Posted by: Jamie Stamm | June 24, 2008

Oh, thank heaven, for 7-Eleven

I don’t know if I’ve mentioned this before, but I am a transplanted Yankee. I grew up in Pottstown, Pa., (not Pottsville, Pa., where they brew Yuengling beer – I get asked that all the time), which is just a short drive from Philadelphia.

Although I have lived in North Carolina for nearly 15 years now, and don’t ever see myself leaving this beautiful state, there are certain things about “home” that I still miss. Like true Philly cheese steaks and Philadelphia soft pretzels, ring bologna from my hometown farmers’ market, hoagies from Boyers Foods, baked goods fresh from Amish country … and 7-Eleven Slurpees.

I know that last one doesn’t really fit in with the others, but there is nothing quite like a Coca-Cola Slurpee on a hot day. That doesn’t mean I’m not a fan of other brands of icees and slushes, but there’s just something about the consistency and flavor of a Slurpee that sets it apart.

So imagine my delight on Sunday afternoon when, while walking to our hotel in Washington, D.C., after a baseball game at Nationals Park (more on that in a future post), we ran smack into a 7-Eleven. Overheated from watching nine innings from the outfield, which offered a spectacular view but absolutely no protection from the hot June sun, I happily positioned myself in line to wait for a Slurpee.

This particular 7-Eleven offered more choices than the one that was just a few blocks from my childhood home, where, on most days, the flavors were limited to cherry or Coke (or, if you were adventurous, Cherry Coke, which we made by alternating layers of the two). There were five offerings on Sunday, including pina colada – which was hard to resist, but I decided to go with the old standby. When I finally reached the front of the line, I grabbed a cup that was much bigger than I needed (I was sharing with my husband, after all), snapped on the rounded plastic top and served up my first Coca-Cola Slurpee in years.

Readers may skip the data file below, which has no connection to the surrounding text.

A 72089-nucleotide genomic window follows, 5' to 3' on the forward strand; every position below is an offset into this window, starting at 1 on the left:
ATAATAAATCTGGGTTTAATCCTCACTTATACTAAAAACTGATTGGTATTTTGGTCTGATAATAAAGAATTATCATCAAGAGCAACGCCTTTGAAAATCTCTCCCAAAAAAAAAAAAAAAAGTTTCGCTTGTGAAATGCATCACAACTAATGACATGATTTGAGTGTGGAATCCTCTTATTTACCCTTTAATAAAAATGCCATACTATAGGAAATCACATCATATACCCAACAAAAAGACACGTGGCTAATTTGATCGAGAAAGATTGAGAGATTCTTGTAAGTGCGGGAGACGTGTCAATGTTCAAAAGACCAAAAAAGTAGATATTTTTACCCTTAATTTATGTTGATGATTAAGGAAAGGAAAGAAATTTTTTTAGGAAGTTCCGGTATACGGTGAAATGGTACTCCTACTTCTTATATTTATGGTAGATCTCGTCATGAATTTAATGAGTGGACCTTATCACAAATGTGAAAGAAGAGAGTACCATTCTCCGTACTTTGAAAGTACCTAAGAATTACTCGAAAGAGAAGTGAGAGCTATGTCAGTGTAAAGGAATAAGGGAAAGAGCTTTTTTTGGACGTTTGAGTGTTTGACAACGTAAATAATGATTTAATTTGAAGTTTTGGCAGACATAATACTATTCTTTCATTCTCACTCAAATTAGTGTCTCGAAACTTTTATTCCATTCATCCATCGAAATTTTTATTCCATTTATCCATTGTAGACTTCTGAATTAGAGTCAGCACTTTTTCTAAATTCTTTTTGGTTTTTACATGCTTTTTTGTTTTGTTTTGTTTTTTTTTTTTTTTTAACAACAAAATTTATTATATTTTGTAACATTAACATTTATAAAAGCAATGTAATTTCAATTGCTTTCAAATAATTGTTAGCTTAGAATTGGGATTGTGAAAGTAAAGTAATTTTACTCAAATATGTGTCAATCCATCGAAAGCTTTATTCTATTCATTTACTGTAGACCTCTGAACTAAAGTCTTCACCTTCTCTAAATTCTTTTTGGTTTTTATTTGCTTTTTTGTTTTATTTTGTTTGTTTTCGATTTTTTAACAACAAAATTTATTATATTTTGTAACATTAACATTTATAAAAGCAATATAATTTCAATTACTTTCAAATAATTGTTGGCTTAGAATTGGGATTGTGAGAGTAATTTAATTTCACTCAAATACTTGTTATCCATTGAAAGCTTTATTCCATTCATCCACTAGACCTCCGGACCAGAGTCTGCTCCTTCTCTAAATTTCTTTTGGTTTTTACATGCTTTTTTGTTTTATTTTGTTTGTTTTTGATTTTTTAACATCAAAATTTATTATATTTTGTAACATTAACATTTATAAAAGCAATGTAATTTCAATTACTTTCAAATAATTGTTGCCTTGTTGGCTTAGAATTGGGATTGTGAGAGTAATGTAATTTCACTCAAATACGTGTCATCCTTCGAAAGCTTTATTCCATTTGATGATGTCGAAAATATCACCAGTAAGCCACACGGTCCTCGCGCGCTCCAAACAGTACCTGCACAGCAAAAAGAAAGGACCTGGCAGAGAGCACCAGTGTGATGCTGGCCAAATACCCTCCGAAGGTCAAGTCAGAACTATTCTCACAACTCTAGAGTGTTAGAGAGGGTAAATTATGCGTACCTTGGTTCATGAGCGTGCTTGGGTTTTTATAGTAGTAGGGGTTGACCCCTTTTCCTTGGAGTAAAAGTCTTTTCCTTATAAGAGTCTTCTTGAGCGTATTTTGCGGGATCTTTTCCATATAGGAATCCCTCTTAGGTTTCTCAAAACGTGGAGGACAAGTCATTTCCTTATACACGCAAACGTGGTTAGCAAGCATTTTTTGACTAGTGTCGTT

It was just as refreshing as I remembered, taking me back for a few seconds to the summers of my youth. At that instant, I wanted desperately to share that cool, sweet treat with my kids (who were in Winston-Salem with their grandparents), but that will have to wait until our next trip to Pennsylvania (according to Wikipedia, the only place you can find a 7-Eleven in North Carolina is in the northeastern part of the state, and with all the travels we already have planned for this summer, we probably won’t make it to that area of the state).

As I continued on to the hotel, the jingle from the 7-Eleven commercials played over and over in my head: “Oh, thank heaven, for 7-Eleven.”

I took yet another sip of my Slurpee and smiled. Thank heaven, indeed.



  1. Jamie, I don’t feel quite so crazy now. Jonathan makes fun of me for driving across town to get a “Slush Puppy” brand icee/slushy. When I was a child, Slush Puppy was in every store in Sanford. Over the years, they faded away and were replaced with other brands.

    A few weeks ago, I stopped at the gas station across from Quiznos (I never stop there), and they had Sluch Puppy slushies!!!! I was so excited. Since then, I have had him stop by there on his way home from work (even though it is really out of the way) and I keep finding reasons to go on that side of town!

    I’m glad you got your slurpee!!!

  2. Oh man, that sounds so good right now!

  3. Let me ask you this — do you know Gibbles potato chips? My dad is from Pa., and for some reason we used to love those things. We would always stop at Sheetz and buy them while we were visiting relatives. I miss those.

  4. I do remember Gibble’s potato chips. Their motto was “Nibble with Gibble’s.” My grandmother used to keep them in a tin can under her counter because she thought it kept them fresher.

    At our house, though, we had Charles Chips, which the company delivered straight to our door. They were so good!

  5. I used to love those Gibble potato chips. They were so tasty. Then in the early to mid 80’s they switched over to a new fast frying method to save money and ruined the chips I used to enjoy. Nothing is sacred. Greed has lowered our standards.

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